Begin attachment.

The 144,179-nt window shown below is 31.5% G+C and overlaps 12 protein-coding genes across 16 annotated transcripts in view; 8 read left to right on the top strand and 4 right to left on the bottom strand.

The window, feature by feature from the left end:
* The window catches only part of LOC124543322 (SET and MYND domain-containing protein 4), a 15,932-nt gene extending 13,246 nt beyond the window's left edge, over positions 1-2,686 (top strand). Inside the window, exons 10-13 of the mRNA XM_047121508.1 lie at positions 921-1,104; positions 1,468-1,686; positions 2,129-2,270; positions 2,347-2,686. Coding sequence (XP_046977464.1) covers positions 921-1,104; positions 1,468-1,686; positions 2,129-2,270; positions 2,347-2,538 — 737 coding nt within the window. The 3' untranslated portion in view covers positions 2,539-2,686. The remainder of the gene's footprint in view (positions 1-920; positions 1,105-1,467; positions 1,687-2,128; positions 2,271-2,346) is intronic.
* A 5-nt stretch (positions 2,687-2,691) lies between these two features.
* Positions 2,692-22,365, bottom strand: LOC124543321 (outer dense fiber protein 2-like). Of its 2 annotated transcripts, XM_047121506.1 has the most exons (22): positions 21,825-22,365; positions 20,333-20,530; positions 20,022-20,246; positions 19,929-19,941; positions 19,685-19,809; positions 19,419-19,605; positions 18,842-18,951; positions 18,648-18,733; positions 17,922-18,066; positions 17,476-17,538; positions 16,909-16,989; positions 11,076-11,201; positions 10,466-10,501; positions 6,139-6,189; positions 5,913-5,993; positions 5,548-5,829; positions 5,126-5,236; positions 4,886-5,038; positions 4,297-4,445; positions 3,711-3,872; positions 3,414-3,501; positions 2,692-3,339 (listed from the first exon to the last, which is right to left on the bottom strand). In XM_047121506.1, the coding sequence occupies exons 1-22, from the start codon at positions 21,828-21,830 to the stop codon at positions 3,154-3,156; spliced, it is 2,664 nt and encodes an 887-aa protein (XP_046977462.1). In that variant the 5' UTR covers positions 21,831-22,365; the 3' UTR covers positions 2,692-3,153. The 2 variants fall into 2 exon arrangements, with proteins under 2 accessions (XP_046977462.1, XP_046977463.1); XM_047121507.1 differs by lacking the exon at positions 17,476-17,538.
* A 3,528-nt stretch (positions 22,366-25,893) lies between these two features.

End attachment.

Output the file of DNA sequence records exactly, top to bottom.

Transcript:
The 144,179-nt window shown below is 31.5% G+C and overlaps 12 protein-coding genes across 16 annotated transcripts in view; 8 read left to right on the top strand and 4 right to left on the bottom strand.

The window, feature by feature from the left end:
* The window catches only part of LOC124543322 (SET and MYND domain-containing protein 4), a 15,932-nt gene extending 13,246 nt beyond the window's left edge, over positions 1-2,686 (top strand). Inside the window, exons 10-13 of the mRNA XM_047121508.1 lie at positions 921-1,104; positions 1,468-1,686; positions 2,129-2,270; positions 2,347-2,686. Coding sequence (XP_046977464.1) covers positions 921-1,104; positions 1,468-1,686; positions 2,129-2,270; positions 2,347-2,538 — 737 coding nt within the window. The 3' untranslated portion in view covers positions 2,539-2,686. The remainder of the gene's footprint in view (positions 1-920; positions 1,105-1,467; positions 1,687-2,128; positions 2,271-2,346) is intronic.
* A 5-nt stretch (positions 2,687-2,691) lies between these two features.
* Positions 2,692-22,365, bottom strand: LOC124543321 (outer dense fiber protein 2-like). Of its 2 annotated transcripts, XM_047121506.1 has the most exons (22): positions 21,825-22,365; positions 20,333-20,530; positions 20,022-20,246; positions 19,929-19,941; positions 19,685-19,809; positions 19,419-19,605; positions 18,842-18,951; positions 18,648-18,733; positions 17,922-18,066; positions 17,476-17,538; positions 16,909-16,989; positions 11,076-11,201; positions 10,466-10,501; positions 6,139-6,189; positions 5,913-5,993; positions 5,548-5,829; positions 5,126-5,236; positions 4,886-5,038; positions 4,297-4,445; positions 3,711-3,872; positions 3,414-3,501; positions 2,692-3,339 (listed from the first exon to the last, which is right to left on the bottom strand). In XM_047121506.1, the coding sequence occupies exons 1-22, from the start codon at positions 21,828-21,830 to the stop codon at positions 3,154-3,156; spliced, it is 2,664 nt and encodes an 887-aa protein (XP_046977462.1). In that variant the 5' UTR covers positions 21,831-22,365; the 3' UTR covers positions 2,692-3,153. The 2 variants fall into 2 exon arrangements, with proteins under 2 accessions (XP_046977462.1, XP_046977463.1); XM_047121507.1 differs by lacking the exon at positions 17,476-17,538.
* A 3,528-nt stretch (positions 22,366-25,893) lies between these two features.